This is a parody, but -- as seems so often the case here -- reality has outstripped fiction already, as this email from Minneapolis reader Dan Israel demonstrates:
I heard these comments from anti-war protesters (yes, still protesting) on the TV and radio here in Minneapolis yesterday...I'm not making these up:
"This isn't liberation. The reason the people in Baghdad are cheering the US troops is because they're starving...of course they are cheering them, they're hoping the troops will give them some food."
"I think it's disgusting when you see these images of our troops giving the Iraqi children candy. They need something nutritious, not just junk food from our troops."
Surely those who trusted Mr. Fisk, and who relied on his reporting to support their dismissal of the reports from CentCom in Qatar and of the embedded reporters with the 3rd Infantry Division deserve better than this. I mean, "Oceania has always been at war with Eurasia" is a catchy slogan, but is unsatisfactory as a matter of analysis. Surely Mr. Fisk's loyal readers deserve an explanation of why it is that the world we live in is much closer to the world as reported by CentCom than the world as reported yesterday and before by Mr. Fisk...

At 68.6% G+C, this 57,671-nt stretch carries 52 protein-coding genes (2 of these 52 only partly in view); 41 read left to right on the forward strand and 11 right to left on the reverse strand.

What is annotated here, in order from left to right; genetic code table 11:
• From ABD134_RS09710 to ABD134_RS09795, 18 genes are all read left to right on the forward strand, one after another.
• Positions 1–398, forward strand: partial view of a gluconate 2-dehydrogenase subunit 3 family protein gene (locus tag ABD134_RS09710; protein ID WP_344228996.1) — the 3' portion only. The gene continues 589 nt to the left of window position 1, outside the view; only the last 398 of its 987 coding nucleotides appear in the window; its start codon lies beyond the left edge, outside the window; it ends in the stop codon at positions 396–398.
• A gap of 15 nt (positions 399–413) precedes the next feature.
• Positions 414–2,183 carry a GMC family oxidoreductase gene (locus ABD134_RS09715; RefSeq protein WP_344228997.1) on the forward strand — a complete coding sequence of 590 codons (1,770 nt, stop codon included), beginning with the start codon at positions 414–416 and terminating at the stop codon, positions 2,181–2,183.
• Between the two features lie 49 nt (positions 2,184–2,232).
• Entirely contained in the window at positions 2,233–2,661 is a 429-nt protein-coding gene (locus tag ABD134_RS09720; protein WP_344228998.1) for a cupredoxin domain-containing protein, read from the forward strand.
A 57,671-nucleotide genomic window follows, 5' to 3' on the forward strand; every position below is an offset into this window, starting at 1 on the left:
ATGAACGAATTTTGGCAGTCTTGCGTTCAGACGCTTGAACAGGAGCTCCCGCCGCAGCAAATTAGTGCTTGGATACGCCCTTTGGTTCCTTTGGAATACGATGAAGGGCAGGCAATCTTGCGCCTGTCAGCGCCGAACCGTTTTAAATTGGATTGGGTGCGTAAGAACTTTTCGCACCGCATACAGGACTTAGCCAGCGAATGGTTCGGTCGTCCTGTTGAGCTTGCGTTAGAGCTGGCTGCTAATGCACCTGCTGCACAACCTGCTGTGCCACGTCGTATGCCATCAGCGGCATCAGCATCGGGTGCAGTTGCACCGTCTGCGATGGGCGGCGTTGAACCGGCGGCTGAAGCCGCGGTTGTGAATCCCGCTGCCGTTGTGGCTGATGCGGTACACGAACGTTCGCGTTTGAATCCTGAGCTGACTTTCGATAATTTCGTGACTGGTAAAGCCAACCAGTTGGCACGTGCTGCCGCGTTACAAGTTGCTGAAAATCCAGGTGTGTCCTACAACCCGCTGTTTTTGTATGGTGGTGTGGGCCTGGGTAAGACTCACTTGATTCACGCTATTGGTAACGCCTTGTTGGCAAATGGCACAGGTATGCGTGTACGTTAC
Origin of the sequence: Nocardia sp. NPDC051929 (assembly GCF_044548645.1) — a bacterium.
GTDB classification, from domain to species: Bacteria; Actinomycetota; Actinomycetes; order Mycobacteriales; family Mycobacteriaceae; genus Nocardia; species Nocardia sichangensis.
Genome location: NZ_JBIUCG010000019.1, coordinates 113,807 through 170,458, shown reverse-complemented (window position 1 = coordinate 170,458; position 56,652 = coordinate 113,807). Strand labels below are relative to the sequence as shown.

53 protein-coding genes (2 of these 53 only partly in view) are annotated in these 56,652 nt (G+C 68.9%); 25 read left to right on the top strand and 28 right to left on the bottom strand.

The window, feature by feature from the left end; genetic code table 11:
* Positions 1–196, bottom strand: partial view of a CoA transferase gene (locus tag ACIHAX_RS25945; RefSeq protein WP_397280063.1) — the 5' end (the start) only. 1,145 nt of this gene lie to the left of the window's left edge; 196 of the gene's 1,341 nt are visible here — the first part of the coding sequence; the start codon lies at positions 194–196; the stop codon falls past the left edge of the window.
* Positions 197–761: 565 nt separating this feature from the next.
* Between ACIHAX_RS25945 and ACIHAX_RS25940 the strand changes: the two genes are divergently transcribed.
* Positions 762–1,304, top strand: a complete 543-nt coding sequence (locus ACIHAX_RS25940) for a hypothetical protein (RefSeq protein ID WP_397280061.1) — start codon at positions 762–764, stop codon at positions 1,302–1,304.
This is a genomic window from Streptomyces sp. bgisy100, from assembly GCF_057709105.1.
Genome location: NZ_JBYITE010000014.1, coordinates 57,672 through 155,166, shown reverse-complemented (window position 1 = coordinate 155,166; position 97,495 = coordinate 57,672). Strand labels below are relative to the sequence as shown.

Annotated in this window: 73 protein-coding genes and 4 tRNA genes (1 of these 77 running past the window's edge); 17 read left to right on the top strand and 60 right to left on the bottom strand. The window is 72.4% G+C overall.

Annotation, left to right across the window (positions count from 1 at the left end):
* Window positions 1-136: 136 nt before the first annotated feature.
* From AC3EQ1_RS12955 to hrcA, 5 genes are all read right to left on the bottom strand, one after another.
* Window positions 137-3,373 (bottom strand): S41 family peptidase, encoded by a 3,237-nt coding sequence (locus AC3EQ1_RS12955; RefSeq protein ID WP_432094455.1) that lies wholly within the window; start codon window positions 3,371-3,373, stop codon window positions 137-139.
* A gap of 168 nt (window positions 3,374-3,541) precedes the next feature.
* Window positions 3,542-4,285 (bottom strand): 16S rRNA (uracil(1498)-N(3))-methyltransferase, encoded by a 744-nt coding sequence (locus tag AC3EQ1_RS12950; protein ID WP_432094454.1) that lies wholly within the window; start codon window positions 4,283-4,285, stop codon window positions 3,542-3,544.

posted at 10:31 AM by Glenn Reynolds
NELSON ASCHER explains Saddam's secularism:
Saddam has been sometimes praised, mainly by the Old Europeans, obviously, for one virtue that at first seems to be beyond discussion, namely, his secularism in a region full of religious fanatics.
But I have finally discovered the ROOT CAUSE of Saddam's secularism. Islam, like Judaism, has a taboo against the depiction of anything, human images included. By now you may be getting my point. How can one reconcile this puritanical taboo with the narcisism of a guy who wanted his own image, in pictures, statues etc., to be constantly shown everywhere in his country? No way.
Thus between pictures of Saddam, statues of Saddam, Saddam and more Saddam everywhere on one side, and Islam on the other, it was Islam that had to go. As simple as that.
Sounds compelling to me.
posted at 10:29 AM by Glenn Reynolds
I GUESS THIS GUY must be one of those "neocons" that I keep hearing about:
"No, no, no," yelled Shaaban Mohamad, watching television at a Cairo bookstore. "If the U.S. really wanted democracy, they would have taken out just about every Arab leader we have."
Funny, he doesn't look neoconish.
posted at 09:48 AM by Glenn Reynolds
PHILIPPE DE CROY has reverse-engineered NPR's playbook for war coverage. The results are revealing, and apply well beyond NPR.